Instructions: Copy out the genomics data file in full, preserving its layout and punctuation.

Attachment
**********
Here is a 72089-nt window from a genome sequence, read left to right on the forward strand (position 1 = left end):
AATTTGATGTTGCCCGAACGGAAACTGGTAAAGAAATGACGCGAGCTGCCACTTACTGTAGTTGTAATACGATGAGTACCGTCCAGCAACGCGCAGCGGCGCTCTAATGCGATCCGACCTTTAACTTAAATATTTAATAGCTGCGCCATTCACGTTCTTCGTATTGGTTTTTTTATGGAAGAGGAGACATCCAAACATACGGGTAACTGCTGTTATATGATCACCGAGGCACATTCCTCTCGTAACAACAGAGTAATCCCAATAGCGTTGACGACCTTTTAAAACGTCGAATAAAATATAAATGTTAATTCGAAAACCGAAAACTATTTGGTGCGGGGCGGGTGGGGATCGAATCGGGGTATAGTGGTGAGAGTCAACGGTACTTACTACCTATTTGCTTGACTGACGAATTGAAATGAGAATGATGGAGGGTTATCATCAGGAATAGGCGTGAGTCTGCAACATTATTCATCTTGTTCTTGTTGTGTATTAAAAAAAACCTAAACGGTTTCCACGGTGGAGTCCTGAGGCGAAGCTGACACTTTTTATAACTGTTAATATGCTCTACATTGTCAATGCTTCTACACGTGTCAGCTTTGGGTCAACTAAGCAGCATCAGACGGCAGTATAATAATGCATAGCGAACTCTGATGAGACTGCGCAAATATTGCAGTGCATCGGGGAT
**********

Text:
Here is a 72089-nt window from a genome sequence, read left to right on the forward strand (position 1 = left end):
AATTTGATGTTGCCCGAACGGAAACTGGTAAAGAAATGACGCGAGCTGCCACTTACTGTAGTTGTAATACGATGAGTACCGTCCAGCAACGCGCAGCGGCGCTCTAATGCGATCCGACCTTTAACTTAAATATTTAATAGCTGCGCCATTCACGTTCTTCGTATTGGTTTTTTTATGGAAGAGGAGACATCCAAACATACGGGTAACTGCTGTTATATGATCACCGAGGCACATTCCTCTCGTAACAACAGAGTAATCCCAATAGCGTTGACGACCTTTTAAAACGTCGAATAAAATATAAATGTTAATTCGAAAACCGAAAACTATTTGGTGCGGGGCGGGTGGGGATCGAATCGGGGTATAGTGGTGAGAGTCAACGGTACTTACTACCTATTTGCTTGACTGACGAATTGAAATGAGAATGATGGAGGGTTATCATCAGGAATAGGCGTGAGTCTGCAACATTATTCATCTTGTTCTTGTTGTGTATTAAAAAAAACCTAAACGGTTTCCACGGTGGAGTCCTGAGGCGAAGCTGACACTTTTTATAACTGTTAATATGCTCTACATTGTCAATGCTTCTACACGTGTCAGCTTTGGGTCAACTAAGCAGCATCAGACGGCAGTATAATAATGCATAGCGAACTCTGATGAGACTGCGCAAATATTGCAGTGCATCGGGGAT